How realistic is agricultural modernisation in Ghana?

A GNA Feature by Bajin D. Pobia

Wa, Aug. 24, GNA
Agriculture is the bedrock of any
meaningful national industrialisation effort, and engages more than 60 per cent
of Ghana’s working population.

Therefore, the
incalculable importance of agriculture in Ghana cannot be overemphasized, because
agriculture provides the very survival needs of Ghanaians and contributes
substantially to the Gross Domestic Product.

The agricultural
sector of the economy is dominated by numerous small-holder farmers and had
witnessed many interventions to develop the sector.

Some of the
interventions included the National Agricultural Extension Project (NAEP), the
Volta Region Agricultural Development Project (VORADEP), the Upper Region
Agricultural Development Project (URADEP), the Upper West Region Agricultural
Development Project (UWRADEP) and the Sasaka Global 2000 Project.

Despite these
interventions, the sector had not witnessed dramatic growth and development,
except the cocoa sub-sector.

This has also been
justifiably so because cocoa has been a major source of Ghana’s foreign
exchange earner and had received considerable governmental attention.

It is worth noting,
that many of these agricultural development projects have been sponsored by
foreign donors and agencies ended up without the desired effect.

This is because
they are usually ephemeral in nature and suffer from sustainability deficiency.
They are usually not designed to capture a sense of ownership by the
beneficiaries to propel continuity.

The solution rests
in modernising agriculture and there has been a lot of talk towards this policy

This has led to the
importation of a large quantum of agricultural machinery and equipment to
implement the policy.

However, the mere
importation of large numbers of agricultural machinery and equipment per se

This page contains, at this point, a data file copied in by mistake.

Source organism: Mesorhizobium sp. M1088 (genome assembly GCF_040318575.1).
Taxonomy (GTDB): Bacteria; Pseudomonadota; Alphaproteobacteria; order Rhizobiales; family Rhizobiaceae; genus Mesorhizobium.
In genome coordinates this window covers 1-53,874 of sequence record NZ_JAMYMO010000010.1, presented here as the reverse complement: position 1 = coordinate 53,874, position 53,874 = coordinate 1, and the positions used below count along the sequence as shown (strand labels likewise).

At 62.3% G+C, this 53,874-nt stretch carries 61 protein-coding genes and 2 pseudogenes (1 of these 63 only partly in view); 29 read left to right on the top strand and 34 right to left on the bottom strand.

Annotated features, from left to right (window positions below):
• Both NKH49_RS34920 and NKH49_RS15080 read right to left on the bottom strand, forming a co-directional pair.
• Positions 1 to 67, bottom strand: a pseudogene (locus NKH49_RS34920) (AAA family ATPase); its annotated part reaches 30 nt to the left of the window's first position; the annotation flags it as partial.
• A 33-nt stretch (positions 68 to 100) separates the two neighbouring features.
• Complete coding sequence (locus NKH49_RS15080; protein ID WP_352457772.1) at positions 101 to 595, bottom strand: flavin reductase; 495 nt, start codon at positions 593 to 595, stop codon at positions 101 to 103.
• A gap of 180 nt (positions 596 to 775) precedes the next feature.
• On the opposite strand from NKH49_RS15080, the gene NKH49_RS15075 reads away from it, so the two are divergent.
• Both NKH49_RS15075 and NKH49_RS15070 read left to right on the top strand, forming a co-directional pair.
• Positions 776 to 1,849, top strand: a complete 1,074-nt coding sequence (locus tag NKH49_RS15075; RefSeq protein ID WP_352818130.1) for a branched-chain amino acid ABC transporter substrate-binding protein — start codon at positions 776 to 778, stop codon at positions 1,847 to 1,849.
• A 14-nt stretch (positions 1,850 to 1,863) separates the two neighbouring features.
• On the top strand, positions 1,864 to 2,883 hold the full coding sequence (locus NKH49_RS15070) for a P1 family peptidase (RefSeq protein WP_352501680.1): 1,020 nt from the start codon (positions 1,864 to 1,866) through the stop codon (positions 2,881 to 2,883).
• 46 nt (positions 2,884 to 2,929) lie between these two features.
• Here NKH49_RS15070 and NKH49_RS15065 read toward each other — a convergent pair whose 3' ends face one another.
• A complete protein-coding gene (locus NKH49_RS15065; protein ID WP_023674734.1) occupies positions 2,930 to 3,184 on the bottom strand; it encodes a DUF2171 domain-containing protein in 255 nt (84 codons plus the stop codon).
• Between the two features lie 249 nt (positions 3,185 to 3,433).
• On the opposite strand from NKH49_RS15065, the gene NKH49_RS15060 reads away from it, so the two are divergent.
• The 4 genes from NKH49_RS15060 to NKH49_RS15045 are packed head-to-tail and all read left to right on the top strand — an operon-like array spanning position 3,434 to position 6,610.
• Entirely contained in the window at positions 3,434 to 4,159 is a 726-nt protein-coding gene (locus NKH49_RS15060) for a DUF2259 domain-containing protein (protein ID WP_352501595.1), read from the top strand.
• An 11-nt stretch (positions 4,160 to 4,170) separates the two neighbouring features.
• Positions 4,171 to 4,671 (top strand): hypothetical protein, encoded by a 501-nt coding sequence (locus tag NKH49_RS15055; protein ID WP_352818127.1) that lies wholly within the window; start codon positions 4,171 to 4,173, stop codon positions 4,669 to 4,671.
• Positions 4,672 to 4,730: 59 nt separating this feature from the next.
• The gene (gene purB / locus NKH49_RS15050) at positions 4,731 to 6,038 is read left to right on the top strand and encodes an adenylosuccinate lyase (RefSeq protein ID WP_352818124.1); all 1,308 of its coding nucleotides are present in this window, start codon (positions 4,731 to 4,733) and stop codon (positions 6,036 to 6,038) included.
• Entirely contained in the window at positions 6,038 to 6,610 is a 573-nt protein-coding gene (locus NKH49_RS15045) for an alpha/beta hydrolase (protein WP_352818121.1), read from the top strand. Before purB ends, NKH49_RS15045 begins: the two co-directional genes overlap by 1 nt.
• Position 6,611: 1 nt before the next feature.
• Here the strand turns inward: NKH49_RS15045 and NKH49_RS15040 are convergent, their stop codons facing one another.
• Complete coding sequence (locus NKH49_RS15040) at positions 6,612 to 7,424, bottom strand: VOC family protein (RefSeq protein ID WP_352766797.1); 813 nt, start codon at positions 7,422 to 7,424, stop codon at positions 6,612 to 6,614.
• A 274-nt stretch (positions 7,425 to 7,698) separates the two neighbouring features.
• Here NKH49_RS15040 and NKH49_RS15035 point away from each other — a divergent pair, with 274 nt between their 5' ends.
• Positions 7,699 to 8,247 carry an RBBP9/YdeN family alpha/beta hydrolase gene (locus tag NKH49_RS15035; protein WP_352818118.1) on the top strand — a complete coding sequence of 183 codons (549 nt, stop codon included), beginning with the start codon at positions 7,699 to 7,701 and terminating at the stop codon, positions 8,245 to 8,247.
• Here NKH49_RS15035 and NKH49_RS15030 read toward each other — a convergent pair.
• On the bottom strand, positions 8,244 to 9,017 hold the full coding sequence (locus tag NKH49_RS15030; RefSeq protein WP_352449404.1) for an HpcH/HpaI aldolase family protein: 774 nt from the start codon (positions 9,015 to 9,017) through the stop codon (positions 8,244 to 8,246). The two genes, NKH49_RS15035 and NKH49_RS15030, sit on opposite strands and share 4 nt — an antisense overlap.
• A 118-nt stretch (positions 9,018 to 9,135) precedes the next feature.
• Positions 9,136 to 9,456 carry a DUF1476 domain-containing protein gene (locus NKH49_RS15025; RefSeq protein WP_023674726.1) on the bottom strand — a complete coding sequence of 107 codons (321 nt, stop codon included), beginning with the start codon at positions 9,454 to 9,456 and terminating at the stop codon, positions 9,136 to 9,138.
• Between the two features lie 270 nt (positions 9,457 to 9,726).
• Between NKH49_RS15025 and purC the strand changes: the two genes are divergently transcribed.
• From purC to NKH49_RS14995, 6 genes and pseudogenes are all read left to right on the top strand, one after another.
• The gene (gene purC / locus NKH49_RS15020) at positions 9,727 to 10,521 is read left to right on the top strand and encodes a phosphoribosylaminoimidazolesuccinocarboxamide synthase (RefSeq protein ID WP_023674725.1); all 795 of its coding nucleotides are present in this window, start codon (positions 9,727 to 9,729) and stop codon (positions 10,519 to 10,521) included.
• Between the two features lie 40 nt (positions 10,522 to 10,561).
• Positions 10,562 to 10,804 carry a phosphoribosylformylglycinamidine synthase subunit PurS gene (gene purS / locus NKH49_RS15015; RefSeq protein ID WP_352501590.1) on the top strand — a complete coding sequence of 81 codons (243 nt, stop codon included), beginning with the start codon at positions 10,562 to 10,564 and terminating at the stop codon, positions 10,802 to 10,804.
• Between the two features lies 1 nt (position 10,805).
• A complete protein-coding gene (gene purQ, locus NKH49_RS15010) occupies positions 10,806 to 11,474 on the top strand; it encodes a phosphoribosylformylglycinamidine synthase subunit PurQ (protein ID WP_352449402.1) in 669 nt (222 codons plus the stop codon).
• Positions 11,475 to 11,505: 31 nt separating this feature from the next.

cannot do the trick without modernising farmers.

Farming today
should be considered as a business that requires a good mind to comprehend what
to do, a good training to know when to do what and a good skill to know how to
do what, as well as a good understanding to know why to do what.

It is common
knowledge that success in any business depends on having the relevant
knowledge, skills and attitude in that business venture.

The same
requirements are equally needed in doing farming as a business – that is
modernised agriculture.

One may express the
need for the Agricultural Extension Services of the Ministry of Food and
Agriculture to train and educate farmers to acquire these characteristics and

But the question is
how many Agriculture Extension Agents are available in the field to train and
educate the farmers?   How well-resourced
are the available few to carry out their mandate and how well-motivated are
they to develop goal-directed behaviours to achieve organisational objectives?

It is not
surprising to find less than 10 agricultural extension officers manning a
district.  Obviously, such a number is
grossly inadequate to create meaningful and positive impact on the numerous
farmers in the district.

It is pathetic to
know that the agricultural sector is very poorly resourced in terms of funds
and logistics to efficiently and effectively carry out its mandate.

workers in Ghana have been working under appalling conditions.  Their remunerations compared to their
analogous grades in other sectors fall within a lower income bracket.

Their fringe
benefits such as vehicle maintenance allowances, travelling and   transport and out-of-station night
allowances, though approved in the budgets, have not been forthcoming.

Provision of
transport for extension duties has become an obligate dependent on donor funded
agricultural projects, which are sub sustainability deficient.

No risk allowances
for exposure to very bad weather conditions such as the searing heat of the
mid-day sun on the field, chilly conditions during severe rains harmattan and
attacks by insects, reptiles and wild animals etc.

No overtime allowance
is paid to agriculture extension workers even though they work with farmers
during public holidays and weekends.

Obviously it should
not be expected that officers working under such conditions could put up their
best to achieve organisational objectives as agricultural modernisation because
they are highly de-motivated and morale is very low.

Governments ought
to realise that agricultural modernisation is capital intensive and requires an
interplay of several factors to offer it a holistic approach to achieve the
desire results.

But the appropriate
utilisations of these resources to get Ghana out of poverty are hindered by
leadership challenges and political will.

It is said that an
antelope, which is destined to die does not listen to the hunter’s whispering.

Is Ghana’s
agriculture destined to suffer like the antelope? If no, in the light of
foregoing circumstances how realistic is agricultural modernisation in Ghana


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